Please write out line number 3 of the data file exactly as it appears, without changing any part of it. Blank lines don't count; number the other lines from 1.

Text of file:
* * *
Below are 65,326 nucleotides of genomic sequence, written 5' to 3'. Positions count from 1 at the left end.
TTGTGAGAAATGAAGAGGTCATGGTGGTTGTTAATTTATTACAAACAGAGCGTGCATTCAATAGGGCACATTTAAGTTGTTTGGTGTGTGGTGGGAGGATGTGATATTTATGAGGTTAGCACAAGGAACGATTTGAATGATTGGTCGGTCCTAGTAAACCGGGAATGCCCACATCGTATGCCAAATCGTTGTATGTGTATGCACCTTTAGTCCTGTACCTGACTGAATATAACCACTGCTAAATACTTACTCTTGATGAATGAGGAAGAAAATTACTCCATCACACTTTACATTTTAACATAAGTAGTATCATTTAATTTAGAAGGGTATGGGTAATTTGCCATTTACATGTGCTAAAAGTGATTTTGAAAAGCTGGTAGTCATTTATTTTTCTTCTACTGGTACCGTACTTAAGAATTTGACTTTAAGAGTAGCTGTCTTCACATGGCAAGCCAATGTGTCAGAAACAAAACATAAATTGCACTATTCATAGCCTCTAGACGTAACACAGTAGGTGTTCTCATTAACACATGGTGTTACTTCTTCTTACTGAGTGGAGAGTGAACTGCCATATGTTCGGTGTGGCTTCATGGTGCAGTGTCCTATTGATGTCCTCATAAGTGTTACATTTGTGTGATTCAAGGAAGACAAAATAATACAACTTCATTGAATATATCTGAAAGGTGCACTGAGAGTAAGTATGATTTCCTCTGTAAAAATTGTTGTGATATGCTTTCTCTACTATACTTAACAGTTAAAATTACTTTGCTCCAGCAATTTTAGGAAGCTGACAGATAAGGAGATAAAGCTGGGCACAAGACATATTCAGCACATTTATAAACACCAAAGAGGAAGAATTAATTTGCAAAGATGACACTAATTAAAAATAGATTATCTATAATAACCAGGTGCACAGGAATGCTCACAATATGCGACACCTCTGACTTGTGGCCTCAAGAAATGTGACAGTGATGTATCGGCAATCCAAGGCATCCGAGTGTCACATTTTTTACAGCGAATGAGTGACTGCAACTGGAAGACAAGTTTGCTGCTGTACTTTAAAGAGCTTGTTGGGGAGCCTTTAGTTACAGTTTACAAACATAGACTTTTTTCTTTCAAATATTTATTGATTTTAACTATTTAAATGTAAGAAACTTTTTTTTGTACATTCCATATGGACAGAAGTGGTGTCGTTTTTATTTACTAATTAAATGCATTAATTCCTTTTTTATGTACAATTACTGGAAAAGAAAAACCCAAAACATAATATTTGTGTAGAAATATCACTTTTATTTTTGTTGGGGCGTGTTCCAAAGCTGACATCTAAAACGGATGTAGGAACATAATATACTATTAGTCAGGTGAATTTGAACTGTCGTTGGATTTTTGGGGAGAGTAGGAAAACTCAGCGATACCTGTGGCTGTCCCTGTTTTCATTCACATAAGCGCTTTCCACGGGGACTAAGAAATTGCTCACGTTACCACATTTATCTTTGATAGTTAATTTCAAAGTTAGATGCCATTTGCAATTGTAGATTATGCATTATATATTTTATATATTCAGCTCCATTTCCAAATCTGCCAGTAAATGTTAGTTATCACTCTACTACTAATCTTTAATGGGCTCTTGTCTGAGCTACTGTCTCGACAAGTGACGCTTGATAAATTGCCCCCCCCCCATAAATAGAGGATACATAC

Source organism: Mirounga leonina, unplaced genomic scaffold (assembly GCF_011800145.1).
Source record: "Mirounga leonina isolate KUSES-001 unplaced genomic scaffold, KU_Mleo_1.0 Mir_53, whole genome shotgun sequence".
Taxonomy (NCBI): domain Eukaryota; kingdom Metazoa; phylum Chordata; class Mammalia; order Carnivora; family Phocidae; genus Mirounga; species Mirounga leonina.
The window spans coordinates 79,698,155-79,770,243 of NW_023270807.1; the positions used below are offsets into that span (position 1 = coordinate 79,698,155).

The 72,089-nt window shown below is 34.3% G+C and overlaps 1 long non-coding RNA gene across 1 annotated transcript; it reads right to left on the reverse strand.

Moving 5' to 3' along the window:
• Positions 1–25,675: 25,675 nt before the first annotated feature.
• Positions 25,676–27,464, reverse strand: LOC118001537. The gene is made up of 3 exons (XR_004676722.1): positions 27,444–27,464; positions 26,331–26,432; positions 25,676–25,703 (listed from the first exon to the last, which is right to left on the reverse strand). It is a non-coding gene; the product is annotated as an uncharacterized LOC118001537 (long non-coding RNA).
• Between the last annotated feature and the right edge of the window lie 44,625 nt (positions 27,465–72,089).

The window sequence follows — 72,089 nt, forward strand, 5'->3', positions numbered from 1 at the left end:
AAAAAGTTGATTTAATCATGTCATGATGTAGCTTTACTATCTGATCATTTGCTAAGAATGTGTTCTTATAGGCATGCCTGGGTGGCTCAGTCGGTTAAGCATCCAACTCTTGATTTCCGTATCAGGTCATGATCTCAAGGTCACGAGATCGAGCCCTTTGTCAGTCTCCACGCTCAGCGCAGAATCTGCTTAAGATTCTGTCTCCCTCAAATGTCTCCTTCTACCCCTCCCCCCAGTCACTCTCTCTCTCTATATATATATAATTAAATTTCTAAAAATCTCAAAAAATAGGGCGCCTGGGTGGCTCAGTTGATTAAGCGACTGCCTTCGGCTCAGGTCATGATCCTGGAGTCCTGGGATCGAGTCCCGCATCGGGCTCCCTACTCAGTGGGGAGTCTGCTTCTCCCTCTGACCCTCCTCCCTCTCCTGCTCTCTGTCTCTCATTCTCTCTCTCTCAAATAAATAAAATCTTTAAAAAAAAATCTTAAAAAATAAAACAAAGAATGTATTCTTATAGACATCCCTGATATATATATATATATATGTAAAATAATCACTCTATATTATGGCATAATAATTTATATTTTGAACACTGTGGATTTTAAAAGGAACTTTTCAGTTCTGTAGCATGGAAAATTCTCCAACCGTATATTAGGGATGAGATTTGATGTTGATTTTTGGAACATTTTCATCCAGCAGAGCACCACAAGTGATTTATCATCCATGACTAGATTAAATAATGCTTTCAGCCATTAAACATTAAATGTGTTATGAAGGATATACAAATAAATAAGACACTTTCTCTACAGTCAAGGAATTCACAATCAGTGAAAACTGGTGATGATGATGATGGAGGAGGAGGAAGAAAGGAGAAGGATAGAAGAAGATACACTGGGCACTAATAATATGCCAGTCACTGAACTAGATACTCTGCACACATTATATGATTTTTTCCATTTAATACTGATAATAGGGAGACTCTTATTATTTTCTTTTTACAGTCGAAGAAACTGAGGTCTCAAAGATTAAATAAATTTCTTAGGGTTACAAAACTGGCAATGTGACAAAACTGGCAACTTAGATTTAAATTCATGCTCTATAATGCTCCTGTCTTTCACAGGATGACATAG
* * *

Source organism: Mirounga leonina, unplaced genomic scaffold (assembly GCF_011800145.1).